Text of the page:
Educational status has been among the most frequently noted socioeconomic associations of myopia. 7,9,14 These associations may be an indicator of near work and support the use-abuse theory for myopia. In the National Health and Nutrition Examination Survey, the prevalence of myopia increased with educational level. 7 Both the Baltimore and Beaver Dam studies showed a monotonic relationship between education and myopia. 8,20 Our study confirmed that high educational levels were associated with myopia. However, although the association with education level is statistically significant in our study, the effect is actually small in percentage terms, which suggests that even the people with low educational status may be substantially myopic in Korea. 
There have been several studies on the balance between genes and environment as the etiology of myopia. A recent study has shown that ocular refraction is a complex phenotype that is influenced by both environmental factors and genetic predisposition, although environmental exposures play crucial roles in ocular growth and refractive development. 29 Another study suggested that environmental change appears to be a major factor in increasing the prevalence of myopia around the world, while there may be a small genetic contribution to school myopia. 30 Our results showing an association between myopia and academic achievements substantially support the above hypothesis. 
No relationship between measurements of body stature (height, weight, and BMI) and myopia was demonstrated in our study. Our results are similar to the previous study that myopia was not associated with height or weight in 106,926 Israeli military recruits. 13 The age and sex of this study population were similar to those of our sample, although ethnicity differed. In contrast, some studies have found a correlation between myopic prevalence and height. 31,32 A recent study including the twin eyes of Chinese children showed a significant association between height and axial length. 11 Another study reported that height was inversely associated with refractive error among Chinese boys, although no such association was observed among girls. 12 A population-based Finnish study found that myopic males were 1.9 cm taller on average than nonmyopic males. 33 Among Danish recruits, myopes were 0.8 cm taller on average than emmetropes, and hypermetropes were 0.2 cm shorter than emmetropes. 34 Major studies examining the association between height and myopia are summarized in Table 6. The discrepancies in the results of these studies suggested that axial length is significantly correlated with height, whereas refractive error may not be. One possible reason is that emmetropization can adjust axial length by flat cornea to produce emmetropic refraction. The results of our study measuring refractive error might be affected by emmetropization.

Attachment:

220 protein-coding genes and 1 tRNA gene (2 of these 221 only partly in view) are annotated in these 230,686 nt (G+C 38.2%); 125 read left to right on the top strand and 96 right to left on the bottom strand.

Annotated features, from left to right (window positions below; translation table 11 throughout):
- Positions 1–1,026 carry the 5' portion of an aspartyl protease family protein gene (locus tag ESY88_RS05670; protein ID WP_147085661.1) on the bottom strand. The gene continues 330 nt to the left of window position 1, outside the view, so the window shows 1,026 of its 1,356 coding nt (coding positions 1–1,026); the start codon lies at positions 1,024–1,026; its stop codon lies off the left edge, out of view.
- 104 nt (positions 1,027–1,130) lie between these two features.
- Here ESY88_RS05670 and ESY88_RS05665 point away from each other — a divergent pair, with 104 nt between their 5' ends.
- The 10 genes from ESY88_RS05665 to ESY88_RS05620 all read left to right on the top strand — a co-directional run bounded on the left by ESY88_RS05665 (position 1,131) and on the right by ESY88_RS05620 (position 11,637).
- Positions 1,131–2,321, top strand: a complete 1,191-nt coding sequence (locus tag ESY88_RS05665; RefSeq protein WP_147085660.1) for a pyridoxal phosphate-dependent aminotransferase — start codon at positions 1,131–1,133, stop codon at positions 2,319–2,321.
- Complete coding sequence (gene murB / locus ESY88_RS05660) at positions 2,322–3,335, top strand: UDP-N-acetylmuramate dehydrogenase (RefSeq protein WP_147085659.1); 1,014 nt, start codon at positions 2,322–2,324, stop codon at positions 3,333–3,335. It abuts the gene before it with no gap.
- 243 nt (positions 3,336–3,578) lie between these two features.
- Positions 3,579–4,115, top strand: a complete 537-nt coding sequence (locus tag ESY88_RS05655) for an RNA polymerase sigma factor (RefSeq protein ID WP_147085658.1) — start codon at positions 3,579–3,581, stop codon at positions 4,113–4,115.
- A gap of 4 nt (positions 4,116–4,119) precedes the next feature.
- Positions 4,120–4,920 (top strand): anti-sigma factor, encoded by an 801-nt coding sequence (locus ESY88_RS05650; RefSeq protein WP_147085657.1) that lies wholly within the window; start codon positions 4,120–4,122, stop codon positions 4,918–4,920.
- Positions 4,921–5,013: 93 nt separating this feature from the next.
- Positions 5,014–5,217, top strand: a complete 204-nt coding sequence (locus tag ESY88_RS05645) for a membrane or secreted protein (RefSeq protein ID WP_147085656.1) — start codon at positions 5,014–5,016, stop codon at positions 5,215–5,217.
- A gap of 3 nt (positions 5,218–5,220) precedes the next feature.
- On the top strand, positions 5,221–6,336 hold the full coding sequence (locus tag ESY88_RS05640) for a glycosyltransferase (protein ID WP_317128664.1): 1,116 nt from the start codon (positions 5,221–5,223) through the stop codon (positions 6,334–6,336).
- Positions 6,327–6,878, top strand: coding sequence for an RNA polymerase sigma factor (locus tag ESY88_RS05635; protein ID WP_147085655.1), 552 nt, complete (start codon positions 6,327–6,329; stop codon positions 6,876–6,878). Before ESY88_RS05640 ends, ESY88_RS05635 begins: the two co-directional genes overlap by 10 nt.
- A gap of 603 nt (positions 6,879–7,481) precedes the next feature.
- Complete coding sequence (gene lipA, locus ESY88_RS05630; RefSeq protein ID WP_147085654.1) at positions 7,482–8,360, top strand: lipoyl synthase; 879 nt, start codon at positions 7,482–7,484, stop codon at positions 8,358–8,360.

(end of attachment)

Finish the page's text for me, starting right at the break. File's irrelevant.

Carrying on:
Table 6. 
 
Association between Height and Myopia
Table 6. 
 
Association between Height and Myopia
Author (y) Country Number Age Measurement Association with Height
Zhang (2011) China 1,130 7 to 15 Axial length Yes
Selovic (2005) Croatia 1,600 8 to 14 Axial length Yes
Rosner (1995) Israel 106,926 17 to 19 Refractive error No
Sharma (2010) China 3,226 12 to 17 Refractive error Only in males
Teikari (1987) Finland 790 8 to 16 Refractive error Only in males
Teasdale (1988) Denmark 7,950 18 Refractive error Yes
Ojami (2005) Australia 1,765 5 to 8 Both Axial length only
Wong (2001) Singapore 951 40 to 81 Both Axial length only
Eysteinsson (2005) Iceland 846 55 to 75 Both Yes
Saw (2002) Singapore 1,449 7 to 9 Both Yes
The major limitation is that only males were included in this study. Several studies have reported a higher prevalence of myopia in females compared with males. 35,36 This sex difference is often attributed to females having more near-work and less outdoor activities during a young age. Thus, our data have the possibility of underestimation in the prevalence of myopia compared with the general population. 
Another limitation of this study is a lack of evaluation of axial length, which is essential to evaluate the cause of the myopia. Prevalence of myopia without axial length measurement might be affected by the process of emmetropization that may reduce the impact of bigger eyes with the flatter corneas and longer axial length on refractive status by matching the axial length of the eye to the corneal power to produce an approximately emmetropic refraction. However, many studies have reported the prevalence of myopia without axial length measurement. 35,8,14,35,36 It might be due to the technical and economical difficulty of these studies with regard to ocular epidemiology.